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Wednesday, 20 December, 2000, 15:21 GMT
Landing site chosen for Mars mission
Flat, low and hopefully without too many rocks
By BBC News Online science editor Dr David Whitehouse

The landing site has been chosen for the European spacecraft that will touch down on the surface of Mars in 2003.

Beagle 2, which is being built by UK scientists and engineers, will land on Isidis Planitia, a large flat region that overlies the boundary between the ancient highlands and the northern plains of the Red Planet.

The area appears to be a sedimentary basin where traces of life could have been preserved - if it ever developed on Mars.

Beagle 2 is flying as part of the Mars Express mission, which includes an orbiting spacecraft that will investigate the planet's atmosphere and geology.

Low and smooth

"This is the best site given the landing constraints and scientific aims of Beagle 2," said John Bridges, from the Natural History Museum, London, who has been assessing possible landing sites.

Beagle 2 Esa
Wishing for a happy Christmas 2003: Beagle 2 as it will look on the Red Planet
Isidis Planitia lies between 5 degrees and 20 degrees north. The target for Beagle 2 is close to 10 degrees north, near the maximum latitude possible for the craft to function properly in the cold Martian temperatures.

It is due to land on Mars in December 2003 during the northern hemisphere's spring. Detailed scrutiny of images of the surface suggests that the number of rocks on the surface is not large enough to threaten a safe landing.

The altitude of the site is also relatively low, which means the atmosphere should be thick enough to allow parachutes to brake the lander's descent effectively. The site also appears to have few steep slopes and does not seem to be too dusty.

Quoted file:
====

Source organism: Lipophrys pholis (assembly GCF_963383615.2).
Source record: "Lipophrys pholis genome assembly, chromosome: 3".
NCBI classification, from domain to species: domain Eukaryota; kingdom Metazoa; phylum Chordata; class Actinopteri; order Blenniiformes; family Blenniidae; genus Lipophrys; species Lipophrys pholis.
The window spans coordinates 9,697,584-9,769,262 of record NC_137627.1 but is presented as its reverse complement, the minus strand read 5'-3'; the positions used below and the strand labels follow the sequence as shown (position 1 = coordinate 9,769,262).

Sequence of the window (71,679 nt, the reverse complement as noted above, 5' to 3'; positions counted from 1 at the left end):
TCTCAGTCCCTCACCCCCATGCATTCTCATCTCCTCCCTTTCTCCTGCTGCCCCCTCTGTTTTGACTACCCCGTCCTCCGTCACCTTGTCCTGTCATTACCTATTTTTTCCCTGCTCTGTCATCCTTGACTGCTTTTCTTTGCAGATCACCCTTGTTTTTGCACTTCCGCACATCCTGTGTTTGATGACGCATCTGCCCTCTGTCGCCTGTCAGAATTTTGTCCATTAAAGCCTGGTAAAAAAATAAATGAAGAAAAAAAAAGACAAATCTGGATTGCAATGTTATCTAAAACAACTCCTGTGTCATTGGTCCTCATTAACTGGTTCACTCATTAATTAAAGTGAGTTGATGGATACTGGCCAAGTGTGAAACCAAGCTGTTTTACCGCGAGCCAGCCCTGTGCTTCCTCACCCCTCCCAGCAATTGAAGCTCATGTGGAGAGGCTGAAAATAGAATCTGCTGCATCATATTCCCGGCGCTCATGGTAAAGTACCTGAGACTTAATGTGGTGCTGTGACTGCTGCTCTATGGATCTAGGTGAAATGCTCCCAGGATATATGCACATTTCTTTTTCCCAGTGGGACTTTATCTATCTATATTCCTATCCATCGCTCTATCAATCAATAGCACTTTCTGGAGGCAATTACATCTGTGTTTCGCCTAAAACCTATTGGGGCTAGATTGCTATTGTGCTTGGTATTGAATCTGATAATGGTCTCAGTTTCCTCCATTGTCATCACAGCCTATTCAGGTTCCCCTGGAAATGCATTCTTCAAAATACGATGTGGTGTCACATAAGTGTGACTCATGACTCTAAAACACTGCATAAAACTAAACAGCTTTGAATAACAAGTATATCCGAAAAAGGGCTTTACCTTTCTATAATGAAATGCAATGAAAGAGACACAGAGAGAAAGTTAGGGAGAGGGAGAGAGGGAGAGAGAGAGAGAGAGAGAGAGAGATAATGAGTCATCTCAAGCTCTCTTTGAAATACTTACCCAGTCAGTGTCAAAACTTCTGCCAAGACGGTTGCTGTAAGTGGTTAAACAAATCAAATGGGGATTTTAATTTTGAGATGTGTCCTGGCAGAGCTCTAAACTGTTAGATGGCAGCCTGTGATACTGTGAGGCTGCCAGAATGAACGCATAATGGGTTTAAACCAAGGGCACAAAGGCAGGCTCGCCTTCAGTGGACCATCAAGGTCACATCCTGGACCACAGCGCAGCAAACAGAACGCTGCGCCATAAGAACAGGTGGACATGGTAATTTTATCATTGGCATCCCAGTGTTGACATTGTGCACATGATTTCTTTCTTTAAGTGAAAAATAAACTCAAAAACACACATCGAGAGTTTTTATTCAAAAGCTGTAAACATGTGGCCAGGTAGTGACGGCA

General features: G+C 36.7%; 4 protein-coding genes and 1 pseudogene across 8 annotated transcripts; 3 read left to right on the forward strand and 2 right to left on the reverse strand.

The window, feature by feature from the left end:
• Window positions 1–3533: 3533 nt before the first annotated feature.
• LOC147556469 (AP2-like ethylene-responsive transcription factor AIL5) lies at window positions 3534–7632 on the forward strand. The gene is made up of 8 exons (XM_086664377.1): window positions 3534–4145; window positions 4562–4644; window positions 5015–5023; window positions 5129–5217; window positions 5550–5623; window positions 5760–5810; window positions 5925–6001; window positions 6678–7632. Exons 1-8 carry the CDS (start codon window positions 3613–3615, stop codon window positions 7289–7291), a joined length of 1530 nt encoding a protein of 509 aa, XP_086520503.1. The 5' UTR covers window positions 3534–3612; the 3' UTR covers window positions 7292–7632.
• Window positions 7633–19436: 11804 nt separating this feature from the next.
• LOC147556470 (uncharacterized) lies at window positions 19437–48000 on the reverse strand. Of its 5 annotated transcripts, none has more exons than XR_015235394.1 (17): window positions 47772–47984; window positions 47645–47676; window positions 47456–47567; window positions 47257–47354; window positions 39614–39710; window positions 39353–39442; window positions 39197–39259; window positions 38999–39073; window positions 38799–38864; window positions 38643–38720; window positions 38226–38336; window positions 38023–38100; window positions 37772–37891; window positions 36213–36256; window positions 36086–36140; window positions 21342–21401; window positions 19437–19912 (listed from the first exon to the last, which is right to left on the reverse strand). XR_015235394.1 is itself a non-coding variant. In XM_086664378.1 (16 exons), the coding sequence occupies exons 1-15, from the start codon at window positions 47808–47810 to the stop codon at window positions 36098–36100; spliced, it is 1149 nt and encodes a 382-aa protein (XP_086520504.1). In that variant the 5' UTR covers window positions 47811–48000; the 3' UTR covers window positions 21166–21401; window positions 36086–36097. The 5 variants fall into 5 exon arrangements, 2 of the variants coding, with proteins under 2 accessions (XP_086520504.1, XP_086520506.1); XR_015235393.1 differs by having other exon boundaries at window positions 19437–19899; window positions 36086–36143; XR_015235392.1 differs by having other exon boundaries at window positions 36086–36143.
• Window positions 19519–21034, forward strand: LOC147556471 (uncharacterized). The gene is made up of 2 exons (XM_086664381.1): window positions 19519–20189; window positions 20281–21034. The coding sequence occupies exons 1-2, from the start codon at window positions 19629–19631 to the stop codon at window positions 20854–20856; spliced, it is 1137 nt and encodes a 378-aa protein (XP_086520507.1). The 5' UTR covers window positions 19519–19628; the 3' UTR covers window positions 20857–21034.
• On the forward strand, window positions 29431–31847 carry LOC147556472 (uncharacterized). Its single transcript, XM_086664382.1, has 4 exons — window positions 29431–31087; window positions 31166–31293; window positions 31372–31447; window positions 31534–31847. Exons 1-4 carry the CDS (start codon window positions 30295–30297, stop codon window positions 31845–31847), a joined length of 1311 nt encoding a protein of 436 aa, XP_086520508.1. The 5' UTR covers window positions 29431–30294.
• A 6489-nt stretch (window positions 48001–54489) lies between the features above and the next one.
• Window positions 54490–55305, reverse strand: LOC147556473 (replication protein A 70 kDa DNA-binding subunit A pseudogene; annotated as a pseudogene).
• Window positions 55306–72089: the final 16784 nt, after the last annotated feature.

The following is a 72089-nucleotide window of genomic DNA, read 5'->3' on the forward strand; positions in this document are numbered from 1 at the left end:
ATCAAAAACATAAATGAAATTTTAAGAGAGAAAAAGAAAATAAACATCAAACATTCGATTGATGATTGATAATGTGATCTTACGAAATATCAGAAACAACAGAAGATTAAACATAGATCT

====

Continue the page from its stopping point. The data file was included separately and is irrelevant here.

Angle of entry

Sites previously under consideration included a channel south of Chryse called Simud Valles. It was said to be an interesting site but was too narrow to ensure a safe landing.

Another possibility was an area of the layered terrain that might have sedimentary rocks. "Unfortunately, this layered terrain is revealed in steep, narrow canyons which are unsuitable because of the landing ellipse size," John Bridges said.

The landing "footprint" is an area up to about 500 km (310 miles) long by 100 km (62 miles) wide. The size of the ellipse will depend on the angle at which the probe enters the Martian atmosphere, which has yet to be determined. The steeper the angle, the smaller the ellipse.

The site must be chosen to accommodate the maximum likely ellipse size and that rules out the bottom of many valleys. When it touches down, Beagle-2 will sniff the Martian air and drill into a rock to search for trace molecules of life.

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See also:

14 Dec 00 | Sci/Tech
Findings hint at life on Mars
23 Jun 00 | Sci/Tech
Water may flow on Mars
23 Jun 00 | Sci/Tech
What now for Mars?
24 Sep 00 | Sci/Tech
Following in Darwin's footsteps
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